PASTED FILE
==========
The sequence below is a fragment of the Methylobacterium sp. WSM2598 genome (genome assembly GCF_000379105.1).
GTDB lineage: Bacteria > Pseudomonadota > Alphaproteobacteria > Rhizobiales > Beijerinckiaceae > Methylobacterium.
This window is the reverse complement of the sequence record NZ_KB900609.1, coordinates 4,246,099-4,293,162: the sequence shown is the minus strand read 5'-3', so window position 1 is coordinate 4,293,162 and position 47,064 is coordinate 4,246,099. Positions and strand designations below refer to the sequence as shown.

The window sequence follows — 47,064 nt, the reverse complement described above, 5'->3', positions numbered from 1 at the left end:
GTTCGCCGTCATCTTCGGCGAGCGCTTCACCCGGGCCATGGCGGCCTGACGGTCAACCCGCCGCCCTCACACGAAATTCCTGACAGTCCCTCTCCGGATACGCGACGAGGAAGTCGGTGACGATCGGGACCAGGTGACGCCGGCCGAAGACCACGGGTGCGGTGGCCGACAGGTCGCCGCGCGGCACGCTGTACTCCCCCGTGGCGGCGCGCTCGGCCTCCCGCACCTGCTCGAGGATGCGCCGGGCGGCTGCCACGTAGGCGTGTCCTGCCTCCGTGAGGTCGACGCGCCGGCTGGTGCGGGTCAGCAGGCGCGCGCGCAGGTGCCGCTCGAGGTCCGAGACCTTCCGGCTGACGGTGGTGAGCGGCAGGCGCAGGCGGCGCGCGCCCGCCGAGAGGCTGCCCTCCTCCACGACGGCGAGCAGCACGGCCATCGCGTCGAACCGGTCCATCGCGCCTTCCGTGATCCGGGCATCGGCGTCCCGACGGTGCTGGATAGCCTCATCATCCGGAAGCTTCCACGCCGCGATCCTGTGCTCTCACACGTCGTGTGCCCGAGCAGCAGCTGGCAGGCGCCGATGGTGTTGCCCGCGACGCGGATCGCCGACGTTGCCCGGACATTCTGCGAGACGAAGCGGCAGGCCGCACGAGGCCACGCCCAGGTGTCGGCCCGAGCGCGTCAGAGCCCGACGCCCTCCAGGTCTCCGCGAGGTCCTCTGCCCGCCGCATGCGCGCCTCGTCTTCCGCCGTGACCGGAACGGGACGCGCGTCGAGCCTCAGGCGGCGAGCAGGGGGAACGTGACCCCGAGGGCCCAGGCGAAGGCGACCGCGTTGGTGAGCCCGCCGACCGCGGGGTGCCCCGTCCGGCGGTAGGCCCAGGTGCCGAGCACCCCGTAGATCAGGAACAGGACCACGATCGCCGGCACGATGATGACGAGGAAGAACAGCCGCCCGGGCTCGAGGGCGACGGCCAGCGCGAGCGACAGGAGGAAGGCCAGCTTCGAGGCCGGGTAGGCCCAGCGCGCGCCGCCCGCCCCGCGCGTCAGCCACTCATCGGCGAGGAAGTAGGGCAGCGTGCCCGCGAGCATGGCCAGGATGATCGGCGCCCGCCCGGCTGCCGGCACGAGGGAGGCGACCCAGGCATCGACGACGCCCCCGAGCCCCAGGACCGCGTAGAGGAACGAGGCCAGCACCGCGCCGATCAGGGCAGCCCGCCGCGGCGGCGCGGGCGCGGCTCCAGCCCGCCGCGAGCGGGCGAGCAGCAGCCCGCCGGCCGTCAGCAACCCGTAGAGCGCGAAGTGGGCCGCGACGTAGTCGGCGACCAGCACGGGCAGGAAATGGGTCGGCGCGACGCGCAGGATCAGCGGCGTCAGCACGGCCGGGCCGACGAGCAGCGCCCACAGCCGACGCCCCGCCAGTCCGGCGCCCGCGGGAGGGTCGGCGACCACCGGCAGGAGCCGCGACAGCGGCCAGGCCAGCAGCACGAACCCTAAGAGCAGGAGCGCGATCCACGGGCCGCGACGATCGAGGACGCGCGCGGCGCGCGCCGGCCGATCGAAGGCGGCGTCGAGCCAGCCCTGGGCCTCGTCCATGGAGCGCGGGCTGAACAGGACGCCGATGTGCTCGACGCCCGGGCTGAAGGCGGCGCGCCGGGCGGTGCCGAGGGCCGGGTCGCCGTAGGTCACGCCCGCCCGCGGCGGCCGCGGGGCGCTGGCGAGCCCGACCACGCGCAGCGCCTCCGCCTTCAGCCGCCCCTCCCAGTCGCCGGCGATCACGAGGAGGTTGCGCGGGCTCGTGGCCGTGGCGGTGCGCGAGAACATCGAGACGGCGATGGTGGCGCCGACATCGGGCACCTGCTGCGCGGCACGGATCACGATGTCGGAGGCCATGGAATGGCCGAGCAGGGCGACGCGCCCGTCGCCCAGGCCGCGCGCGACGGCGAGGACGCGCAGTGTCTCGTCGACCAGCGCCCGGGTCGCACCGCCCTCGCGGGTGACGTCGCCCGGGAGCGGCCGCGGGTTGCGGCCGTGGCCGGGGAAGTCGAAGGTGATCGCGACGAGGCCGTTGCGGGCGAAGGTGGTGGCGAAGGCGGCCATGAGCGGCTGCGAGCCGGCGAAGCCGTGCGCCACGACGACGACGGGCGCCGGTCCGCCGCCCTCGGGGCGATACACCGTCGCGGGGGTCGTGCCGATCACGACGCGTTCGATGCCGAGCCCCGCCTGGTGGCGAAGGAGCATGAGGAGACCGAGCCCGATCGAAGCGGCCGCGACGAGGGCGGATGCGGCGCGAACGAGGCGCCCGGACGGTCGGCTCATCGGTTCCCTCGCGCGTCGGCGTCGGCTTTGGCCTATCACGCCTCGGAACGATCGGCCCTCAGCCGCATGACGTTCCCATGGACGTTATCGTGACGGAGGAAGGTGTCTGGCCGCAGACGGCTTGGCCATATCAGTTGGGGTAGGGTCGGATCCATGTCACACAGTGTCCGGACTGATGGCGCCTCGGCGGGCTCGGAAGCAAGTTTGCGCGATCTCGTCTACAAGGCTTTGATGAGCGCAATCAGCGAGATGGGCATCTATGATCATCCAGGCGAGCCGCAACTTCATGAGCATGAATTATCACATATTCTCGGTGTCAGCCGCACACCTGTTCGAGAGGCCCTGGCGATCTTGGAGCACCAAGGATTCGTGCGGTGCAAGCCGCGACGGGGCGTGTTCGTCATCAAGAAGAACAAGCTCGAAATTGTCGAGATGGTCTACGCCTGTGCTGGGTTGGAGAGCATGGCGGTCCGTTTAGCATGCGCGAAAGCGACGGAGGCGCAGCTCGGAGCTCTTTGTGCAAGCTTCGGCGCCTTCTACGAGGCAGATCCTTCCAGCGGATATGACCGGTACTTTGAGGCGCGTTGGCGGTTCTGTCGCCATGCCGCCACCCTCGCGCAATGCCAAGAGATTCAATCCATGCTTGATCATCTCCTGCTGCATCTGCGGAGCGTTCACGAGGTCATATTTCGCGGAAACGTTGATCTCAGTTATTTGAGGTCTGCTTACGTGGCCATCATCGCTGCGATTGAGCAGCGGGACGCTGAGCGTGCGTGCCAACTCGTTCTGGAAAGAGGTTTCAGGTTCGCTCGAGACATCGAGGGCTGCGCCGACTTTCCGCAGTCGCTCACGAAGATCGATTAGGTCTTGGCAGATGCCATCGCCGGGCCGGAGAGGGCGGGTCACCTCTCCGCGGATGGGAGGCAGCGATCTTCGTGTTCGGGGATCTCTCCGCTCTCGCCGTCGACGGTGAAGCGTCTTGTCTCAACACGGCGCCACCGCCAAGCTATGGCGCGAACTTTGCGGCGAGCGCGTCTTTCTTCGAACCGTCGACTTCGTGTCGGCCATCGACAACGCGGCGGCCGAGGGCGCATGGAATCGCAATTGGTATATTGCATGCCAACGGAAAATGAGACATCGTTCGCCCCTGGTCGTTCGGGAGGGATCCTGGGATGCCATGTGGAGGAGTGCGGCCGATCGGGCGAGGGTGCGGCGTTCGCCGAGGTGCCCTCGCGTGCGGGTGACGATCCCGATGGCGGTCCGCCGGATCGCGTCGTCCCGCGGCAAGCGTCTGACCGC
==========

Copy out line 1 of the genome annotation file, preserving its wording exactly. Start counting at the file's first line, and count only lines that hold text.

The sequence below is a fragment of the Methylobacterium sp. WSM2598 genome (genome assembly GCF_000379105.1).